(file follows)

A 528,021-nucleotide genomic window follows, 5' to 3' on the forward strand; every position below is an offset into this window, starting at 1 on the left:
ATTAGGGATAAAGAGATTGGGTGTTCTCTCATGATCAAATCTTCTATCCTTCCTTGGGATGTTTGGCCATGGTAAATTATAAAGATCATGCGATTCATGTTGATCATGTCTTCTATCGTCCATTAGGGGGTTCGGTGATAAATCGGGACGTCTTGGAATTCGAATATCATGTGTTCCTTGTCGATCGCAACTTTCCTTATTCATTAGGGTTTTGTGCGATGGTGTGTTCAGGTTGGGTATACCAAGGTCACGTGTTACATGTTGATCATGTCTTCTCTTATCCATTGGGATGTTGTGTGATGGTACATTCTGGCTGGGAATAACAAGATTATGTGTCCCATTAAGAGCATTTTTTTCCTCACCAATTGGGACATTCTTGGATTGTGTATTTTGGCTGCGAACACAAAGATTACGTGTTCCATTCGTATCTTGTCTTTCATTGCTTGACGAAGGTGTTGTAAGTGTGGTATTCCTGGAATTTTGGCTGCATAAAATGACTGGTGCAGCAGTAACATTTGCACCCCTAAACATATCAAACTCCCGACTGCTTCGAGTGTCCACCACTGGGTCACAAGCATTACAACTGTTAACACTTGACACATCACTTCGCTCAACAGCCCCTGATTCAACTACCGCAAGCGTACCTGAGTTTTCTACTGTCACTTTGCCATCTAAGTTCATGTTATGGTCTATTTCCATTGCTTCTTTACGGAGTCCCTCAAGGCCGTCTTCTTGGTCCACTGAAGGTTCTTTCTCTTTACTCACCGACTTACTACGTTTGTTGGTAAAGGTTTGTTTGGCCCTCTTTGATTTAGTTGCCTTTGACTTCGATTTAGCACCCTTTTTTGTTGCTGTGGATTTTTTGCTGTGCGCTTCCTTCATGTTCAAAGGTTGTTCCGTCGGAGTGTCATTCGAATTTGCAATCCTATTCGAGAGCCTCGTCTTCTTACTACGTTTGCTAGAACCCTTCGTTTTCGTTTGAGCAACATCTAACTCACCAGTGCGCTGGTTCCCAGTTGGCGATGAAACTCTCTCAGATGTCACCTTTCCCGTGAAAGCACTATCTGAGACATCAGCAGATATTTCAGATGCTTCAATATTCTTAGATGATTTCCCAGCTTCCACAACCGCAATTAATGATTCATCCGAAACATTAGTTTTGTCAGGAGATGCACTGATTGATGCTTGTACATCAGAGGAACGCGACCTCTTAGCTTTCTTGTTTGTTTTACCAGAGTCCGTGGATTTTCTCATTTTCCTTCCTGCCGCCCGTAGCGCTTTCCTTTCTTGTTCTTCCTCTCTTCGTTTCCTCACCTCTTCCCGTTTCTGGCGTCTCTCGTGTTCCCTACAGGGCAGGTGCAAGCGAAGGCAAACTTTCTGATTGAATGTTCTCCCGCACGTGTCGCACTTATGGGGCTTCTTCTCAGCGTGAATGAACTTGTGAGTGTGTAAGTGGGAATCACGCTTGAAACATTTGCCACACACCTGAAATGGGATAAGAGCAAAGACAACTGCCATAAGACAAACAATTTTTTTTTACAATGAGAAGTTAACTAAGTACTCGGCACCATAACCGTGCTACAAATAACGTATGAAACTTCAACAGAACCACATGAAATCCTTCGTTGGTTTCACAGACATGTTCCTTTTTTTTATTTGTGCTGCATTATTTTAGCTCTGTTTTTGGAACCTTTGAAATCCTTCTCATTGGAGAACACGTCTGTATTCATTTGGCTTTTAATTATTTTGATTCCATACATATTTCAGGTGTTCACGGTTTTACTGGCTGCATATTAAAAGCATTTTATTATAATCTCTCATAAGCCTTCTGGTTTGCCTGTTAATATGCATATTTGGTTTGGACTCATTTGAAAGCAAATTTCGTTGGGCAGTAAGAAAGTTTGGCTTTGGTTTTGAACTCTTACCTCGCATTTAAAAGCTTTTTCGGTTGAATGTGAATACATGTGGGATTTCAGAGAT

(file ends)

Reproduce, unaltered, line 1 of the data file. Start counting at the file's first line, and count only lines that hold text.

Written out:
A 528,021-nucleotide genomic window follows, 5' to 3' on the forward strand; every position below is an offset into this window, starting at 1 on the left: